Speaking of traditional search engines, I highlight that Mr. Antin appears to distinguish the concept of an answer engine from a traditional search engine. This is the correct approach. One can ask a search engine questions – and search engines have increasingly integrated non-search features such as instant answer functionality to prioritize delivering responses to questions instead of delivering searchers to an external source that may answer their question. But the concept of a search engine extends beyond answering questions. For example, just earlier today (on the day I am writing this draft – not the day it is published), I wanted to find a specific quote on Project Gutenberg. I used a site-specific DuckDuckGo search to search gutenberg.org for the quote (placing the quote in quotation marks) and found one result. One could say I was implicitly asking DuckDuckGo a question – to find all examples of a specific quotation in resources on gutenberg.org. But this was not a question as the term would be understood in ordinary interaction. I simply pointed DuckDuckGo at a domain and gave it an exact term to return results for.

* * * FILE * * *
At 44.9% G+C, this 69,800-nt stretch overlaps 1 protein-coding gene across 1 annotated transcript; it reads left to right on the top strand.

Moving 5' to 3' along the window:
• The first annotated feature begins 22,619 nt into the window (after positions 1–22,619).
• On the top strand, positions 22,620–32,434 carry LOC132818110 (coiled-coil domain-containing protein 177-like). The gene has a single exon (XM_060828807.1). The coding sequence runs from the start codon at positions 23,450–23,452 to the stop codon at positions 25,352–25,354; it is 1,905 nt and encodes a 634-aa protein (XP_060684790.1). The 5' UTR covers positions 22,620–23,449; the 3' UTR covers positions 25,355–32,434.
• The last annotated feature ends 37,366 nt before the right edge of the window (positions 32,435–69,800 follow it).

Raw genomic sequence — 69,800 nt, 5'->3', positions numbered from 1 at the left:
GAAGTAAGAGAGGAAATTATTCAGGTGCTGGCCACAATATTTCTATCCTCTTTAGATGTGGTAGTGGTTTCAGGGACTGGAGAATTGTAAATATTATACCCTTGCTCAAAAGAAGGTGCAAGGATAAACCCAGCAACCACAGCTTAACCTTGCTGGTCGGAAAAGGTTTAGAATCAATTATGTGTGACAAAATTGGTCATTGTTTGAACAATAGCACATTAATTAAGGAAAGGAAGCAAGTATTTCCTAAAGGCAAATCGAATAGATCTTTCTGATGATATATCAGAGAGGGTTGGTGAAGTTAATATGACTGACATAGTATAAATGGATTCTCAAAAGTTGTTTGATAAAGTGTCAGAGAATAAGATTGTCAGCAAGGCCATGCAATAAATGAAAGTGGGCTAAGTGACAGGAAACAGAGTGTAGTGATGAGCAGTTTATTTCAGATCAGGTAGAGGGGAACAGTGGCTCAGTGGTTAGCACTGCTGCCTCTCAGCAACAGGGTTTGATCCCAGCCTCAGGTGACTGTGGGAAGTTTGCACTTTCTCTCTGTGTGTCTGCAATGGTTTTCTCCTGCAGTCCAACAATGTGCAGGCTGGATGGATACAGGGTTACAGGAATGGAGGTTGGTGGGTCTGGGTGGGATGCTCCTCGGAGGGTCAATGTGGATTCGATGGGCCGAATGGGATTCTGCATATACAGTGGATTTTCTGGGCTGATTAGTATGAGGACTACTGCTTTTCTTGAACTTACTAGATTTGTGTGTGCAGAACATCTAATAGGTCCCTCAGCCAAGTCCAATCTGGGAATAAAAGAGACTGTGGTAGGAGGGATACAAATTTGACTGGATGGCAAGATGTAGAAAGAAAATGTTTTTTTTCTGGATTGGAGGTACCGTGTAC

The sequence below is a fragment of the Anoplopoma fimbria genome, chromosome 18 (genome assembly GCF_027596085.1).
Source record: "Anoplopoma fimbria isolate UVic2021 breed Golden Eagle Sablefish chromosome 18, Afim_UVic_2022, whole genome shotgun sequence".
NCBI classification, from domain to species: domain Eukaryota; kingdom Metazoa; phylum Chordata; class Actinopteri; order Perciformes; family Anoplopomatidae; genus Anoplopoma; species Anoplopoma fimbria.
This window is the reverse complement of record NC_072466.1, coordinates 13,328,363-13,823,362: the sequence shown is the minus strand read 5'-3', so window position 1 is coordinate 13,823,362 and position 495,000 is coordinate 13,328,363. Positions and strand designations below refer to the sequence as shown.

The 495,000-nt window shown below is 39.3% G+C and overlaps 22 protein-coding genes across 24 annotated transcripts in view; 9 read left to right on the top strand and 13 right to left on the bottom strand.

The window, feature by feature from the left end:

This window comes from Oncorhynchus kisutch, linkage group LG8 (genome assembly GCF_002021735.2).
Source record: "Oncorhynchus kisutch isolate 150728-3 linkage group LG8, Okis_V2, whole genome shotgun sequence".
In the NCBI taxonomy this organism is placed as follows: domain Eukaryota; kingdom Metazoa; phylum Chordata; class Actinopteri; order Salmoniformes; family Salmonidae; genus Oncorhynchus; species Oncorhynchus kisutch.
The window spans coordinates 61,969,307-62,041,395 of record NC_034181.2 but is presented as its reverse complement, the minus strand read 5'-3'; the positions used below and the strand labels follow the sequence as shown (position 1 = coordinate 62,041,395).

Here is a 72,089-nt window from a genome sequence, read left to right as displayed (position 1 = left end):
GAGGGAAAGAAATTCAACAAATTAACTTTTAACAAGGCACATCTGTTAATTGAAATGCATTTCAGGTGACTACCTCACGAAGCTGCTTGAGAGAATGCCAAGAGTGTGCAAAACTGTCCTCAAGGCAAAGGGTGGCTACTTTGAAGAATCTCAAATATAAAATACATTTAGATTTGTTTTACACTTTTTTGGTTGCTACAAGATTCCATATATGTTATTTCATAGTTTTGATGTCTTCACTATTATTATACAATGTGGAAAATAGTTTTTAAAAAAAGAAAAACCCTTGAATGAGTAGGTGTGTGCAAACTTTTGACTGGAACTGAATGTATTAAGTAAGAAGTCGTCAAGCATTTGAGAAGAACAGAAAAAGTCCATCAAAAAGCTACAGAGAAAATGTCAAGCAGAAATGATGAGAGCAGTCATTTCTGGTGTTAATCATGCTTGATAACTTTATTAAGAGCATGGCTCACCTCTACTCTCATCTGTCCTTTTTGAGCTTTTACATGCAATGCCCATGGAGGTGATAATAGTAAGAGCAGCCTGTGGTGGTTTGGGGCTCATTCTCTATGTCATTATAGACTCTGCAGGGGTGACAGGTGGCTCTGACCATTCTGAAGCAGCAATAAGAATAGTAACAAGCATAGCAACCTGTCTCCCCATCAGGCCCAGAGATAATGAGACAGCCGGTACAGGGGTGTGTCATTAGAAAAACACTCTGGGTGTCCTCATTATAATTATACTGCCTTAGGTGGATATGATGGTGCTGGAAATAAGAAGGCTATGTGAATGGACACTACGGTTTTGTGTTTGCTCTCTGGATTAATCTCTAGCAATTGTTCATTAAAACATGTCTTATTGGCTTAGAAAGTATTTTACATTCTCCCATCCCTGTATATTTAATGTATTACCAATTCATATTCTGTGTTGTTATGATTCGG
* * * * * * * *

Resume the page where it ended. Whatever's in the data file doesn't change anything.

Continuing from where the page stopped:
It is important to resist conflating GenAI tools with traditional search engines. From the perspective of someone who runs a small, humane (as in by a human for other human beings) website, I prefer search engines – properly conceived – because they ideally point searchers toward internet writing responsive to their queries instead of trying to answer questions based on third-party writing. From the perspective of someone who enjoys reading thoughtful and informative writing around the web, I prefer a tool that points me toward good writing rather than one that tries to replace it. (Note that for the purpose of the instant discussion – I am only focusing on GenAI as a quasi-replacement for search, as as a tool to do things such as generate photos.)